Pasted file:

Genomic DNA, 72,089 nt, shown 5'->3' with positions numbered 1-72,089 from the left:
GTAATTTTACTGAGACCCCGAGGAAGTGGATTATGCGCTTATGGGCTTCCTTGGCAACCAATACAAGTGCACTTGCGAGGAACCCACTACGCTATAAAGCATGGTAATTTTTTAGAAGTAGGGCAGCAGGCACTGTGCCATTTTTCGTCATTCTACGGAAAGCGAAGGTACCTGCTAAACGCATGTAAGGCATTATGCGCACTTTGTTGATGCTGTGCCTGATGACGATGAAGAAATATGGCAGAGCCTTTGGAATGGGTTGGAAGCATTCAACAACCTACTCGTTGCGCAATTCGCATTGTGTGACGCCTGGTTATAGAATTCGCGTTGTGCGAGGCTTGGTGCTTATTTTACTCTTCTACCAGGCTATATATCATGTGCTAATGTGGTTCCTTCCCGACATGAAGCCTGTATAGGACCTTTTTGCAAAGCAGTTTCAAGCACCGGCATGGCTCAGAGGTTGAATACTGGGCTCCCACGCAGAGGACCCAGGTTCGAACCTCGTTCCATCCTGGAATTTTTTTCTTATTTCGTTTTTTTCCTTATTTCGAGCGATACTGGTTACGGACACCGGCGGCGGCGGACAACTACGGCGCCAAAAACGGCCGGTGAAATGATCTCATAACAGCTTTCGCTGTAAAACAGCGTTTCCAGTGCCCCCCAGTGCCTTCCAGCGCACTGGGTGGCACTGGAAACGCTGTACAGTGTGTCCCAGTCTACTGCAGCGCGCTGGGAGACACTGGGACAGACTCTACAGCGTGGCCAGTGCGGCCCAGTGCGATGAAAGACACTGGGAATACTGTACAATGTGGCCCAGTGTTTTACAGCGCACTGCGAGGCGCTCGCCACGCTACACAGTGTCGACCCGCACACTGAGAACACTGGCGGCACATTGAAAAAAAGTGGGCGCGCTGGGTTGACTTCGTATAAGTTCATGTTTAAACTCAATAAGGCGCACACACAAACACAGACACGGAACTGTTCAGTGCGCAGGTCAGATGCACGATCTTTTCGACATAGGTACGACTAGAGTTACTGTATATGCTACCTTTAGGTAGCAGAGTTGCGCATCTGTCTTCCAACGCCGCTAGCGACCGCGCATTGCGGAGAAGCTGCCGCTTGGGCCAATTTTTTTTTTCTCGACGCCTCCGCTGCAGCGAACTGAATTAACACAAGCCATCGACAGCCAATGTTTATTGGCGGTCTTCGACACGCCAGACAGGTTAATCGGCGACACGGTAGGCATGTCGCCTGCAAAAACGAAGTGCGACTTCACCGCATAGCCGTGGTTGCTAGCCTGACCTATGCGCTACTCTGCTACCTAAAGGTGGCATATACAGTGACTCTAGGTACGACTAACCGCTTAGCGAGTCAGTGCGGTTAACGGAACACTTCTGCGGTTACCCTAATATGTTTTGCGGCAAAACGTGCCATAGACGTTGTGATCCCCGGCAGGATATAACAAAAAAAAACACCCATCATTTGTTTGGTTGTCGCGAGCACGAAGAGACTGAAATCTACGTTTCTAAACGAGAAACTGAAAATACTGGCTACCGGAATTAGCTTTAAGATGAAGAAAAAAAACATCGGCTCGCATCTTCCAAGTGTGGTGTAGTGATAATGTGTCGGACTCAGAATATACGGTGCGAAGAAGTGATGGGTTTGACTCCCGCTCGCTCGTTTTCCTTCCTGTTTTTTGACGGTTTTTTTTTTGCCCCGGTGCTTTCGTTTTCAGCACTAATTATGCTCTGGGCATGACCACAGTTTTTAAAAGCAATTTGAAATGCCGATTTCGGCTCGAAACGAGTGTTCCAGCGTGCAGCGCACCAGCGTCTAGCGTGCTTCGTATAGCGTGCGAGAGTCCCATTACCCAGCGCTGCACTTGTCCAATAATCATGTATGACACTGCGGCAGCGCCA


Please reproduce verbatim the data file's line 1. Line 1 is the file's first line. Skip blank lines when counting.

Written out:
Genomic DNA, 72,089 nt, shown 5'->3' with positions numbered 1-72,089 from the left: